There are a number of alternative courses of action in each of many situations and it often takes experienced coaches to be able to assess the impact of each of these alternatives in the near future and to be able to see the context within the overall construct of the organization.

This requires knowledge and experience in equal measure and the ability to combine the two. Wrong decisions can generate a large negative impact at high speed, becoming quite expensive very quickly. 

The most common technical errors in Agile Transformations

Here are a few examples of technical errors in dealing with the agile machine:

Mistake 1 – Disregarding Sprint Accuracy: 

Agile methodology introduces a different time model:

While in classic project management, the length of the phases is based on the content, in the agile context everything is timeboxed. 

In the typical waterfall, the specification phase is complete when the spec is ready, the implementation phase is complete when everything in the spec is implemented, etc.   

In the agile world, however, everything gets a content-independent timebox, sprints get a timebox, e.g. 2 weeks, Dailies are 15 min, Plannings are 1h, etc.   

This gives the KPI Sprint Accuracy enormous importance because teams should learn to plan content according to the timebox, otherwise, the whole thing makes no sense at all.   

However, this KPI is not even referred to in many teams, Scrum Masters very rarely work explicitly on bringing the Sprint Accuracy to over 90% with their teams.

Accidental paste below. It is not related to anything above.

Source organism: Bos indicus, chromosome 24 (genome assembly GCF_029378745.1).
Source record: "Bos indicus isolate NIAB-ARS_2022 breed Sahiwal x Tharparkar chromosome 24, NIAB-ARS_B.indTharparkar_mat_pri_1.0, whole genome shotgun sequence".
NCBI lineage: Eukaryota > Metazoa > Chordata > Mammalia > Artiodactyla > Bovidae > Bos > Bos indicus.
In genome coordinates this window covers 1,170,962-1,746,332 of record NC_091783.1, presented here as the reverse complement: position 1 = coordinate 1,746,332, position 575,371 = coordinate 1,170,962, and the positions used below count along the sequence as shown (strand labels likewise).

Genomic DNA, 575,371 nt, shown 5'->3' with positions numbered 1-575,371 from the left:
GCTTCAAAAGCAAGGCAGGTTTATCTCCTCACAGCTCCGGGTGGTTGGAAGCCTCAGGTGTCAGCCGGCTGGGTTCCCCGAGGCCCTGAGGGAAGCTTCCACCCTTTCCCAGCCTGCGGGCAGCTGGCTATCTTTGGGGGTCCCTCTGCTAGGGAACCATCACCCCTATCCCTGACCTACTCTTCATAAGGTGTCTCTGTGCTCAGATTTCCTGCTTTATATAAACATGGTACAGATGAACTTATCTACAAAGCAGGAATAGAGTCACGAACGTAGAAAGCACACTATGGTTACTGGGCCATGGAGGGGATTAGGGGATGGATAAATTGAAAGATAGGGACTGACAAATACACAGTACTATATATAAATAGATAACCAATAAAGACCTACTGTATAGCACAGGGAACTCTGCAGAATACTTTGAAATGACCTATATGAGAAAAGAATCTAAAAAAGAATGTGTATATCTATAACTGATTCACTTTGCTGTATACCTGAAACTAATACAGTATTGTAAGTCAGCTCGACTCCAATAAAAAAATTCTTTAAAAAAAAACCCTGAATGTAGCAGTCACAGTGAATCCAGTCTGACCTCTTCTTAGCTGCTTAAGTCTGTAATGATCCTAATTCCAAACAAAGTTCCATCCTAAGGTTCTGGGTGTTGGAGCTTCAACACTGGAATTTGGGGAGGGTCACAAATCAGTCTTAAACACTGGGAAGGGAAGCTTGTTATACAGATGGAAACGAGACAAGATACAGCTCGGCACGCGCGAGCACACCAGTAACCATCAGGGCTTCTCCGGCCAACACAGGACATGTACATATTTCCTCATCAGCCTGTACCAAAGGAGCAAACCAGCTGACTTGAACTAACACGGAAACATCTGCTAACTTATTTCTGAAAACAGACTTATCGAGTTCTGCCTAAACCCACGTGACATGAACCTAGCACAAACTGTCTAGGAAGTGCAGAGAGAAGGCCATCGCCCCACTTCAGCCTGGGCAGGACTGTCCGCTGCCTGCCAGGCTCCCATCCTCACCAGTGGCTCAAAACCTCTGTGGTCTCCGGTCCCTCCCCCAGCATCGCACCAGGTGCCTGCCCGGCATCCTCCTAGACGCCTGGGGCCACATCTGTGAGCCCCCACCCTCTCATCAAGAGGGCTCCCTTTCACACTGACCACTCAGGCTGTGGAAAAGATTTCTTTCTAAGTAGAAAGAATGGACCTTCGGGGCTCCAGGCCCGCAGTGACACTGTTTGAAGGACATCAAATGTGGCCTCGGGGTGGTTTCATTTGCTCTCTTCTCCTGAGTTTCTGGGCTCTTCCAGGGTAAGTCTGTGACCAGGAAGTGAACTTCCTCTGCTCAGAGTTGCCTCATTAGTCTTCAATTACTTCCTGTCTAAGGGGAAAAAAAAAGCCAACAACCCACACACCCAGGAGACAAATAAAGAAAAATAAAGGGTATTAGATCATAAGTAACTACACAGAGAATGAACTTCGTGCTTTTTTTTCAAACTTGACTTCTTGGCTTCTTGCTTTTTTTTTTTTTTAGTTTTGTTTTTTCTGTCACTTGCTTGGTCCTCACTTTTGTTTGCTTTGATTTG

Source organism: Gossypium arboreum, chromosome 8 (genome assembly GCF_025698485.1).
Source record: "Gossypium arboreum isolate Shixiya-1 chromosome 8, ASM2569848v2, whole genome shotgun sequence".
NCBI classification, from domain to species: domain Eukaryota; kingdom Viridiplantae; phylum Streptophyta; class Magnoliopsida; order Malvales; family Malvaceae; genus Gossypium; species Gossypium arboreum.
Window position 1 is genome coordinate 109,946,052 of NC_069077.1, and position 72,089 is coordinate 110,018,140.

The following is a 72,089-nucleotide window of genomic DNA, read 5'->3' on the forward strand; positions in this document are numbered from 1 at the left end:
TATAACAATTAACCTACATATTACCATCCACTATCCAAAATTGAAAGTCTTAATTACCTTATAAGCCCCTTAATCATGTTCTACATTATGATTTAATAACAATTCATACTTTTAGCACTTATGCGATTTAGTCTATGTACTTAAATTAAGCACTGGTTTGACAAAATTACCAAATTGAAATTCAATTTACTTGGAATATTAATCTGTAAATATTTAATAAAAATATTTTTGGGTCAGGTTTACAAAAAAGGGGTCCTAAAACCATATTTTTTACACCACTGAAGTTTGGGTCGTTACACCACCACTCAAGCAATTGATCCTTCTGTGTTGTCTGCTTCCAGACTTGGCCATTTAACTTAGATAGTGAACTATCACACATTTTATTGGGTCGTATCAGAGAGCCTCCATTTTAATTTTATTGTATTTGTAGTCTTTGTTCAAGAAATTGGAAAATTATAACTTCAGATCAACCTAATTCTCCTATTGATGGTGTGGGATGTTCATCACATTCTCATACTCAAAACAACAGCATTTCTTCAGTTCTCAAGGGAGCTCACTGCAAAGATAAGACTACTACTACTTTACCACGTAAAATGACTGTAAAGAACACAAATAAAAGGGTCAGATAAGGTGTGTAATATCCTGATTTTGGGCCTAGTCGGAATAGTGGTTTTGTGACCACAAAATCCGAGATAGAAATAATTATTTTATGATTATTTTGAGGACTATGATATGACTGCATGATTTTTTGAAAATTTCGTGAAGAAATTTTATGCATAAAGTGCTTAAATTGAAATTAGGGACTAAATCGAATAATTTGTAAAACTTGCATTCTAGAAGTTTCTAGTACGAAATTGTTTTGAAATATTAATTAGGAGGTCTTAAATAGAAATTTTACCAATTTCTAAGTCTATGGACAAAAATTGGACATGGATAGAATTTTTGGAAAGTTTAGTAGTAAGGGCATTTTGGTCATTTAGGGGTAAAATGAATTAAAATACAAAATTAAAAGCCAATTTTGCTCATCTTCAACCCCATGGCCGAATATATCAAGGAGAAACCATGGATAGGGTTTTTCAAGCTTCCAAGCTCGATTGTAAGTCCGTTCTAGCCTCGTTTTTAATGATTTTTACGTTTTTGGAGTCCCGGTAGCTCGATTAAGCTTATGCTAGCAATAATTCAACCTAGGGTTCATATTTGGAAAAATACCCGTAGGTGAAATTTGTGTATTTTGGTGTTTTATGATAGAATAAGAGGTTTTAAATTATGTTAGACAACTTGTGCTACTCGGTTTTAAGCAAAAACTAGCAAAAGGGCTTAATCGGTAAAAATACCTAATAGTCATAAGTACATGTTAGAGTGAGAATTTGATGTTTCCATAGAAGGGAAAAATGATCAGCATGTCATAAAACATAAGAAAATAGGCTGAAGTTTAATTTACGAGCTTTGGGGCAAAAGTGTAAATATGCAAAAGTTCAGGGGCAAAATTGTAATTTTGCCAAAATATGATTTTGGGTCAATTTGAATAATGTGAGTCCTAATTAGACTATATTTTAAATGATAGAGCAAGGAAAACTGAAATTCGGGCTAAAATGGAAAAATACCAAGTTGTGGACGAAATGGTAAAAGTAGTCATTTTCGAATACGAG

This makes the whole organization less capable of forecasting and they have to go back to old status reports to get any kind of overview of delivery capability. Very bad.

Mistake 2 – Scrum Master as Facilitator

Scrum Masters very often see themselves as agile facilitators, i.e. as organizers and moderators of agile events 

They should actually develop the agile mindset of the team as a team coach, designing a strategy for that mindset and training the teams using agile techniques and best practices 

I always compare this to a soccer team coach who only accompanies his team to the games, but doesn’t really develop a strategy with the team or intensively work with them to ensure that this strategy is also implemented by everyone on the field in every game (sprint).  

Often you see this in the Daily Scrums, where the Scrum Master asks everyone individually for their contribution – like a teacher asking the students for their homework in school.  

In the process, the team breaks down into its individual components again and the daily scrum is reduced to a status meeting. 

Mistake 3Custom agile Frameworks:

Organizations adapt agile frameworks only as far as they like, but not necessarily as far as they need to. Typical agile framework cherry-picking.   

 Often, they design their own frameworks and tell themselves that the frameworks do not fit them completely because their company is very special.   

In reality, however, they shy away from an agile transformation in the final analysis and want to keep a back door open, i.e. they take some agile practices that they find quite nice and that do not hurt them and often leave out those that would promote a true agile mindset, but where management would also have to go along completely.   

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Sometimes it’s the other way around, that management wants exactly that, but can’t get it through in the departments at all.   

Either way, in all the large organizations (eCommerce, transportation, banking, insurance, energy, manufacturing, automotive) where I have worked as an agile coach, I have not seen one that could not work with SAFe, but each one had some excuse not to do it at the beginning. 

Mistake 4 – Not using agile techniques: